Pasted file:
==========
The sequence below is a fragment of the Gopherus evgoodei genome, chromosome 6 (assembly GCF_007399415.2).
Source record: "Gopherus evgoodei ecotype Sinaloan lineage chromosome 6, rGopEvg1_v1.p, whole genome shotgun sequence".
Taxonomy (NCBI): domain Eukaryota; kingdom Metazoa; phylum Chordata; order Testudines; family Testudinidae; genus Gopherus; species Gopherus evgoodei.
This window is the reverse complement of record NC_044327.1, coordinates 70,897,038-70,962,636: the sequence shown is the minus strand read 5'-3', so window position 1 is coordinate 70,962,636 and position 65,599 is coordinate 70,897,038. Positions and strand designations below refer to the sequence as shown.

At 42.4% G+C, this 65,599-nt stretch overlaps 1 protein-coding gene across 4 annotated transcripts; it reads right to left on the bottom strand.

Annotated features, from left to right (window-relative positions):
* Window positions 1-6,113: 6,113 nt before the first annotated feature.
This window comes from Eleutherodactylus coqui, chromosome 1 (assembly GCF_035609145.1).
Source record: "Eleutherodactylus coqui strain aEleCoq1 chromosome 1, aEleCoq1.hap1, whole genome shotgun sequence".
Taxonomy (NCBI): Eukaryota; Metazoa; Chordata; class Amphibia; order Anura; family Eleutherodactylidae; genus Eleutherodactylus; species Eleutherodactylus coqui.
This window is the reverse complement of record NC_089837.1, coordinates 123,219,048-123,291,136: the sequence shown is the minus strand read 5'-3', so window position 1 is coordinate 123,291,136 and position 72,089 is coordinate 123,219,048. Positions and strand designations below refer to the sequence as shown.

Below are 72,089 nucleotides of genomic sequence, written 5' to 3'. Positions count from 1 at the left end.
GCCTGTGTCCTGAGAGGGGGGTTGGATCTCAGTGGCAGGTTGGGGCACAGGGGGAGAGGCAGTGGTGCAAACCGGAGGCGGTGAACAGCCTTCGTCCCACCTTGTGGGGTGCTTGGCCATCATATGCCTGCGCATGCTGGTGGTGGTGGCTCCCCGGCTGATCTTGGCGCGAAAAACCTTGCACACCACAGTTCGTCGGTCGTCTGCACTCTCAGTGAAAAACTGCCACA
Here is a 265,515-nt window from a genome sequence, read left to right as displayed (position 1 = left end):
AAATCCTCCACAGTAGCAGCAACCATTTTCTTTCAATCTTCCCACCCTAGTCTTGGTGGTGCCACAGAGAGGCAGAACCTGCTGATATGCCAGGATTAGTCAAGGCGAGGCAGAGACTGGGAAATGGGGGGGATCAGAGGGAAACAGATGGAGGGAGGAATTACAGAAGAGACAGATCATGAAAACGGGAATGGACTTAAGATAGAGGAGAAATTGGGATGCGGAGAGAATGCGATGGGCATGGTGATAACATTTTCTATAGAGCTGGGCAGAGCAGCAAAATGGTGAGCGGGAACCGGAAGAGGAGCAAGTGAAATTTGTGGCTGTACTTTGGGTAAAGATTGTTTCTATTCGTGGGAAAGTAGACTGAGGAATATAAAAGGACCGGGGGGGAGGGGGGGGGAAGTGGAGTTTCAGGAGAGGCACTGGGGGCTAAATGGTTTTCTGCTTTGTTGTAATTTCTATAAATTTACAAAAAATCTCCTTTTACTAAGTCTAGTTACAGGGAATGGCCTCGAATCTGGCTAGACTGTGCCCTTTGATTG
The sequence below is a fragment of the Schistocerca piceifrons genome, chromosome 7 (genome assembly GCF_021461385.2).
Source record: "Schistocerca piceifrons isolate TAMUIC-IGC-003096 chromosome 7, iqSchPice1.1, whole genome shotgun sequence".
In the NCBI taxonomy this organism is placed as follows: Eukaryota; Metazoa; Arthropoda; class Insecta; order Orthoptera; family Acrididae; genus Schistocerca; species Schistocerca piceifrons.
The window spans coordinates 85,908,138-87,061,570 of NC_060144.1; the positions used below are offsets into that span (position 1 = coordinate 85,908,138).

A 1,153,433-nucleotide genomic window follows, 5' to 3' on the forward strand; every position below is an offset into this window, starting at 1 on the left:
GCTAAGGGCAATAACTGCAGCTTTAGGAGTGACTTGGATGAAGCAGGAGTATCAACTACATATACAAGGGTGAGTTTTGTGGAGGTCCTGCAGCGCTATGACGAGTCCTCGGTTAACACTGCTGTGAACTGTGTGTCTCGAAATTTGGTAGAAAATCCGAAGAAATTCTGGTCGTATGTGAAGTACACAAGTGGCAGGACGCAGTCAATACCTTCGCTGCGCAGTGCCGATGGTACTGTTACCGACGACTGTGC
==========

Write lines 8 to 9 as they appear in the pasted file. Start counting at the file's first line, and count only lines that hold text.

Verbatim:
This window comes from Eleutherodactylus coqui, chromosome 1 (assembly GCF_035609145.1).
Source record: "Eleutherodactylus coqui strain aEleCoq1 chromosome 1, aEleCoq1.hap1, whole genome shotgun sequence".